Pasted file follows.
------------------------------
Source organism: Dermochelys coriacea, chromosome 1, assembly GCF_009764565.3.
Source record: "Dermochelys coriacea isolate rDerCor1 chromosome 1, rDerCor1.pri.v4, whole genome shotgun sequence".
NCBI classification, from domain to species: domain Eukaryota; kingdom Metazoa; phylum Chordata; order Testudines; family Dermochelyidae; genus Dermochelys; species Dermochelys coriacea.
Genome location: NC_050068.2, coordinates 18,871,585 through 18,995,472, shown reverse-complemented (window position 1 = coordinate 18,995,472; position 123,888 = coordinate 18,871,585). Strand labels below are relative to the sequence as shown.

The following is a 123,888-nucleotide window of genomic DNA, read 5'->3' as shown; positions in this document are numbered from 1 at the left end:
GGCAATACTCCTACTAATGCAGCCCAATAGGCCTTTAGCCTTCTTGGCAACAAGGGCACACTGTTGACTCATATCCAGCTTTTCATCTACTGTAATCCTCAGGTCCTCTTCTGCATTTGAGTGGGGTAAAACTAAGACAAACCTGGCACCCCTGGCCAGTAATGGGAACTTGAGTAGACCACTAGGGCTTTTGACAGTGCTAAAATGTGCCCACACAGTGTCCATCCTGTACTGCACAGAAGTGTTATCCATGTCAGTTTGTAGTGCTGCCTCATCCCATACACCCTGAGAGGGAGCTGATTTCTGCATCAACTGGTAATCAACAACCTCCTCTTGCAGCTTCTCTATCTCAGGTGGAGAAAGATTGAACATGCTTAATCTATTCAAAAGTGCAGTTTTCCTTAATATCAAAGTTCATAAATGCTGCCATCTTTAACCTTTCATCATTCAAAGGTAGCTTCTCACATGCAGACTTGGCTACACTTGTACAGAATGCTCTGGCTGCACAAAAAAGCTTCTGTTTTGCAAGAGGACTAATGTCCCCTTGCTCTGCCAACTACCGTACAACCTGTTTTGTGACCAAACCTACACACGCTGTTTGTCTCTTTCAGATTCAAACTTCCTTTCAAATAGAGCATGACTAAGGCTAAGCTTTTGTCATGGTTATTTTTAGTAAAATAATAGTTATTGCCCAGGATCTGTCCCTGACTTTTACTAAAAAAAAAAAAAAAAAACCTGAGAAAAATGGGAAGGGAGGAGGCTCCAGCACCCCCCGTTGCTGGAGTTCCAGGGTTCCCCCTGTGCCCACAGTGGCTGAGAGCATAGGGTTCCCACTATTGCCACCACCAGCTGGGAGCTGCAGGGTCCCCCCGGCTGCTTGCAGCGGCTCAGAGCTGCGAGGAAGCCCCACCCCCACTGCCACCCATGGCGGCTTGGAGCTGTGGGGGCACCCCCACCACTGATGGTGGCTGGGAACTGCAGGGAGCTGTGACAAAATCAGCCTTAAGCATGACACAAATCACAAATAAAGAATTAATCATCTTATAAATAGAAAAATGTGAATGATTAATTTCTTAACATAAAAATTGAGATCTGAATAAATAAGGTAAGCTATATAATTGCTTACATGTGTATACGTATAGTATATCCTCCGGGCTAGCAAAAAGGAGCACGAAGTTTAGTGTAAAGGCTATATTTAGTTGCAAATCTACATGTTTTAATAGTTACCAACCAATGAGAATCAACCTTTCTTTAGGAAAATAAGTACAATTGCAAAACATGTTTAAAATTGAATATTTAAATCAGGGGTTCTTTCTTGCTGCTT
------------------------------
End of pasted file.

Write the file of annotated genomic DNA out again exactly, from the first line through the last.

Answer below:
Source organism: Dermochelys coriacea, chromosome 1, assembly GCF_009764565.3.
Source record: "Dermochelys coriacea isolate rDerCor1 chromosome 1, rDerCor1.pri.v4, whole genome shotgun sequence".
NCBI classification, from domain to species: domain Eukaryota; kingdom Metazoa; phylum Chordata; order Testudines; family Dermochelyidae; genus Dermochelys; species Dermochelys coriacea.
Genome location: NC_050068.2, coordinates 18,871,585 through 18,995,472, shown reverse-complemented (window position 1 = coordinate 18,995,472; position 123,888 = coordinate 18,871,585). Strand labels below are relative to the sequence as shown.

The following is a 123,888-nucleotide window of genomic DNA, read 5'->3' as shown; positions in this document are numbered from 1 at the left end:
GGCAATACTCCTACTAATGCAGCCCAATAGGCCTTTAGCCTTCTTGGCAACAAGGGCACACTGTTGACTCATATCCAGCTTTTCATCTACTGTAATCCTCAGGTCCTCTTCTGCATTTGAGTGGGGTAAAACTAAGACAAACCTGGCACCCCTGGCCAGTAATGGGAACTTGAGTAGACCACTAGGGCTTTTGACAGTGCTAAAATGTGCCCACACAGTGTCCATCCTGTACTGCACAGAAGTGTTATCCATGTCAGTTTGTAGTGCTGCCTCATCCCATACACCCTGAGAGGGAGCTGATTTCTGCATCAACTGGTAATCAACAACCTCCTCTTGCAGCTTCTCTATCTCAGGTGGAGAAAGATTGAACATGCTTAATCTATTCAAAAGTGCAGTTTTCCTTAATATCAAAGTTCATAAATGCTGCCATCTTTAACCTTTCATCATTCAAAGGTAGCTTCTCACATGCAGACTTGGCTACACTTGTACAGAATGCTCTGGCTGCACAAAAAAGCTTCTGTTTTGCAAGAGGACTAATGTCCCCTTGCTCTGCCAACTACCGTACAACCTGTTTTGTGACCAAACCTACACACGCTGTTTGTCTCTTTCAGATTCAAACTTCCTTTCAAATAGAGCATGACTAAGGCTAAGCTTTTGTCATGGTTATTTTTAGTAAAATAATAGTTATTGCCCAGGATCTGTCCCTGACTTTTACTAAAAAAAAAAAAAAAAAACCTGAGAAAAATGGGAAGGGAGGAGGCTCCAGCACCCCCCGTTGCTGGAGTTCCAGGGTTCCCCCTGTGCCCACAGTGGCTGAGAGCATAGGGTTCCCACTATTGCCACCACCAGCTGGGAGCTGCAGGGTCCCCCCGGCTGCTTGCAGCGGCTCAGAGCTGCGAGGAAGCCCCACCCCCACTGCCACCCATGGCGGCTTGGAGCTGTGGGGGCACCCCCACCACTGATGGTGGCTGGGAACTGCAGGGAGCTGTGACAAAATCAGCCTTAAGCATGACACAAATCACAAATAAAGAATTAATCATCTTATAAATAGAAAAATGTGAATGATTAATTTCTTAACATAAAAATTGAGATCTGAATAAATAAGGTAAGCTATATAATTGCTTACATGTGTATACGTATAGTATATCCTCCGGGCTAGCAAAAAGGAGCACGAAGTTTAGTGTAAAGGCTATATTTAGTTGCAAATCTACATGTTTTAATAGTTACCAACCAATGAGAATCAACCTTTCTTTAGGAAAATAAGTACAATTGCAAAACATGTTTAAAATTGAATATTTAAATCAGGGGTTCTTTCTTGCTGCTT